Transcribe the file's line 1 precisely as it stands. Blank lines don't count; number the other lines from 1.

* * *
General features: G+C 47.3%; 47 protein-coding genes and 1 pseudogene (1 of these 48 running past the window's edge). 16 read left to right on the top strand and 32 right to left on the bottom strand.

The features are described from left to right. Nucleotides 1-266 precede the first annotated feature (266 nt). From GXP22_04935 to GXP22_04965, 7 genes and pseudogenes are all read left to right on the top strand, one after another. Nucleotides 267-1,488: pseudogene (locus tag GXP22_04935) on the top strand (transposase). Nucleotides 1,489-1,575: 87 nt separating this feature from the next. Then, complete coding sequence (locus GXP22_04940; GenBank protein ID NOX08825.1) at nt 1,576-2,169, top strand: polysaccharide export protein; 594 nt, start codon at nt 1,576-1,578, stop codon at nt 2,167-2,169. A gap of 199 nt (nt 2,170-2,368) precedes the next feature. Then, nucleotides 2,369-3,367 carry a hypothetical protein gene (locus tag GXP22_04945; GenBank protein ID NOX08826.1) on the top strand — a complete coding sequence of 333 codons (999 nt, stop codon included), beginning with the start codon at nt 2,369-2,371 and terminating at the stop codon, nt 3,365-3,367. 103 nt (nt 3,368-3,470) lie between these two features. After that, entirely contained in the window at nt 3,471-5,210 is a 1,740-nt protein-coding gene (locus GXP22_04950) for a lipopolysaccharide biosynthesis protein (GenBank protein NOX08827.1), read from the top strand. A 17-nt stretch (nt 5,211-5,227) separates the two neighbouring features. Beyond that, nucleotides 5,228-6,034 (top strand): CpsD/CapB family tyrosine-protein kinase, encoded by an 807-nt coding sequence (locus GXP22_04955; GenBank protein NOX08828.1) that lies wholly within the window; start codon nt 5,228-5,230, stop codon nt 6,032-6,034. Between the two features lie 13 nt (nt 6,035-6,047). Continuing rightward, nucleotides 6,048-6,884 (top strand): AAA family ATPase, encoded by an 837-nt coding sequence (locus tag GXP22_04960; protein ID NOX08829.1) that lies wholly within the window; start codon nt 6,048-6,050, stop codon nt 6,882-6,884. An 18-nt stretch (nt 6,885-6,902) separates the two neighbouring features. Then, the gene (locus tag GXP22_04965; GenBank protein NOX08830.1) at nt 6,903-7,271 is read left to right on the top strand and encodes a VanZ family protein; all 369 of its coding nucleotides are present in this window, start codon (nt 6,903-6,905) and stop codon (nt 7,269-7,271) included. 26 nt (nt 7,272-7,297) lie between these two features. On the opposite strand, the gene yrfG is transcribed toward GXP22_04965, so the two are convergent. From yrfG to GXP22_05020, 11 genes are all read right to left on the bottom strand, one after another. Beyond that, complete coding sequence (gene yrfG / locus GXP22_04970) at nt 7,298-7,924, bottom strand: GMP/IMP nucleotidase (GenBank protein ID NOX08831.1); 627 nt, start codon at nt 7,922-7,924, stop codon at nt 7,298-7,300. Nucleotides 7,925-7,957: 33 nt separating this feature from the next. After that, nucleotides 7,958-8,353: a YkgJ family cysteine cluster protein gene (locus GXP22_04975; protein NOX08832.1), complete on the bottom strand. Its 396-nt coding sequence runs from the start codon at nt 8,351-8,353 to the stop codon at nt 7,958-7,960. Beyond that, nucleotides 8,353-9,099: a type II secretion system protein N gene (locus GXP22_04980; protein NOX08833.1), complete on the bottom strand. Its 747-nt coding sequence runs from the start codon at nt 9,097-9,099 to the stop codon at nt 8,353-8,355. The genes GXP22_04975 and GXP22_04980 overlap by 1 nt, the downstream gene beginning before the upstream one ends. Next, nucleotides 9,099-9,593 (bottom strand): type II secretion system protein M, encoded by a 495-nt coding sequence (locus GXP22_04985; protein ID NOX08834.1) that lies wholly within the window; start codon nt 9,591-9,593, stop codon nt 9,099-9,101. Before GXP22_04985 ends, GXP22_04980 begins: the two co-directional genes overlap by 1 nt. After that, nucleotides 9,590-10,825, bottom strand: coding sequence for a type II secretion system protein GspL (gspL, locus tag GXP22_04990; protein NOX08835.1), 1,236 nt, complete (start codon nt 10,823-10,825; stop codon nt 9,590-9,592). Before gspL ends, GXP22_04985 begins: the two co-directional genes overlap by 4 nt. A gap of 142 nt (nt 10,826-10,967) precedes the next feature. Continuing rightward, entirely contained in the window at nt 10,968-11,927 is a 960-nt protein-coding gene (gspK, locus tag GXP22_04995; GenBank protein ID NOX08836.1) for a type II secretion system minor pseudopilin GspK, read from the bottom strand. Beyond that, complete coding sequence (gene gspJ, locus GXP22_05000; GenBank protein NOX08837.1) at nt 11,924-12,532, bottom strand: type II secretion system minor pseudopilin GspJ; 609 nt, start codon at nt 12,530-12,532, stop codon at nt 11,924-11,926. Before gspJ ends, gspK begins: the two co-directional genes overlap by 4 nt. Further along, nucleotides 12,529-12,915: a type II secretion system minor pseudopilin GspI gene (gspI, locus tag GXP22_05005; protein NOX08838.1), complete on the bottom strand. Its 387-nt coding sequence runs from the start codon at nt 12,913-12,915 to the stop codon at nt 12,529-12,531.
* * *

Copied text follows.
General features: G+C 47.3%; 47 protein-coding genes and 1 pseudogene (1 of these 48 running past the window's edge). 16 read left to right on the top strand and 32 right to left on the bottom strand.